HE HUMAN BODY has an amazing ability to repair itself. Everyone knows that a skin cut quickly heals itself. The body can even handle quite large wounds with just a little help to hold together the edges of the wound, using a plaster or stitches. A person who breaks their leg can rest assured that they will walk again. However, it is beneficial if the fracture is secured with plaster, for example, so that it heals straight. But the healing itself is automatic. But this is not always the case. Not all organs and tissues can recreate themselves, or regenerate as it is called. But with some additional help it is possible. This is the foundation of the rapidly growing area of research that doctors refer to as regenerative medicine. That is, helping the body to help itself. And the help comes in the form of stem cells, immature cells, that exist naturally in the skin, in bone marrow or other parts of the body. Stem cell research is still very much under development and no one really knows what paths it will take in the future, but there are currently some main lines of inquiry and a number of smaller side trails.

THE EARLIEST AND so far most wellknown example of stem cell treatment is bone marrow transplantation that was performed for the first time in the world in 1968 and in Sweden in 1976. Bloodforming stem cells were then transplanted to the bone marrow of a patient. Other stem cells from the bone marrow have also been used in the same way; ”mesenchymal stem cells”, which can develop into bone, cartilage or con30

Medical Science–2016


left-over fertilised eggs has, primarily in the USA, been questioned based on ethical principles. Furthermore, the access to different genetic sets is limited. That is why the possibility of getting closer clinical application increased with the next big step. In 2006, Japanese researchers were able to demonstrate an entirely new way of creating stem cells. They simply took regular cells and gave them an extra set of four genes that caused them to reverse their development and return to stem cells again. They will then be reminiscent of embryonic stem cells but have a completely different origin. The researchers called them induced

” A larger patient with acute liver failure needs about 15 billion cells and it is in no way possible to manufacture that quantity.”

pluripotent stem cells, or IPS cells. The first attempts were made with mouse cells, but as early as 2007 they were able to revert human cells and now it is done with normal skin cells as original material. In the beginning, however, the cells that were developed from IPS cells were problematic in that there were cells that had not matured properly and that could cause cancer growth when transplanted. Today this can be managed. But it also seems that the cells change during cultivation. The first clinical study on IPS cells recently had to be aborted due to potentially dangerous cell changes. The basic principle of helping the body repair itself is to control the stem cells so that they develop into the type of cells necessary to treat a certain disease. There are currently a large number of research projects to develop cells that can help patients with different types of diseases to repair themselves. Sweden is at the forefront in a global perspective. This big question for most researchers within this field is where to source the stem cells. For most cases, one of the three versions mesenchymal (a type of mature stem cells), embryonic or induced pluripotent stem cells are available. BUT NOT FOR EVERYONE . Professor Stephen Strom, at the Department of Laboratory Medicine, Karolinska Institutet, will within the next few months initiate clinical trials where he will treat small children with congenital liver diseases with cells from the inside of the membrane of the foetus. The story behind his discovery is almost as good as the discovery itself. But he prefers to tone this down. “I was just lucky. There is a saying that it is better to be lucky than to be smart”, he says. Stephen Strom started his scientific career at the Kansas City University, USA, with an interest in liver cells and how they handle carcinogenic chemicals. In order to study the cells’ behaviour he developed a method for isolating liver cells from donated pieces of liver that could not be transplanted. Together with an American transplant surgeon he eventually developed the world’s first method of transplanting these cells to patients. “In collaboration with several different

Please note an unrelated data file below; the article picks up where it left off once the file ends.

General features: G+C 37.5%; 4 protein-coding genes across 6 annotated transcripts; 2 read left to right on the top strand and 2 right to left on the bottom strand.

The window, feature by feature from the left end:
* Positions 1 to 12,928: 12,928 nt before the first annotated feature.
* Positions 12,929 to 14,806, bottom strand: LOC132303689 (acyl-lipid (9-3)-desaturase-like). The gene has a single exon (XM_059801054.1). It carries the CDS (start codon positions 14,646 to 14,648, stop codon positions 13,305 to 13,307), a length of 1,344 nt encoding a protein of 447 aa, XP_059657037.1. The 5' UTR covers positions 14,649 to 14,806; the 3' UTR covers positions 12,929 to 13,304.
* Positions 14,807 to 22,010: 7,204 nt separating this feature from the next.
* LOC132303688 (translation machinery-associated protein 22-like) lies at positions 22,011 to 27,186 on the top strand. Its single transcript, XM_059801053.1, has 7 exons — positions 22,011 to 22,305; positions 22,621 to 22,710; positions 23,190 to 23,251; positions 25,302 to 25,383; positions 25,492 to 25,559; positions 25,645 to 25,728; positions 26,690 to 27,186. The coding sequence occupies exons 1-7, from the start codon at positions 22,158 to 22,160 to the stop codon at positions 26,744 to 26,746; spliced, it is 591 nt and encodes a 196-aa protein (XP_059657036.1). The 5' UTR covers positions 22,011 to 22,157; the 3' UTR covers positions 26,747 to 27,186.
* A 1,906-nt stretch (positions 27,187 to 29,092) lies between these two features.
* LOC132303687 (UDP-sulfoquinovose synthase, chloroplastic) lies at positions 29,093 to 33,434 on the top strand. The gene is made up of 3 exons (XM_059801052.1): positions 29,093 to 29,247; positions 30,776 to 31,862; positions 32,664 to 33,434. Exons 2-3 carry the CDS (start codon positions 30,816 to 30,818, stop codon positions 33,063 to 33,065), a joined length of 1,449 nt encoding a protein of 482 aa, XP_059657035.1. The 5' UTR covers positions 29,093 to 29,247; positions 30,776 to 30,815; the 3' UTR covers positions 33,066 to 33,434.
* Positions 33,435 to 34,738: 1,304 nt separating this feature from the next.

Photography: Private.


nective tissues, etc. Bone marrow stem cells are examples of mature stem cells (see figure) that are very useable but that also have certain limitations. For example, it is not possible to cultivate large amounts of mature stem cells. It is also difficult to separate mature stem cells from other cells; something that is not always appropriate. Mature stem cells are multipotent, which means that they can build many types of cells but not all. That is why it was a great advance when American researchers in 1998 could show how they had succeeded in creating embryonic stem cells. They can divide an infinite number of times and are pluripotent, which means that they can develop into any cell type found in an adult body. Most embryonic stem cells come from fertilised eggs left over from IVF. The cells are often so foreign to the patients that their immune system reacts and a rejection occurs, though this can be managed with immunosuppressive drugs. Another idea is to build up a large bank of different types of embryonic stem cells so that a sufficient amount of tissue-like cells can be chosen for each patient. This is currently happening in several parts of the world, including Karolinska Institutet.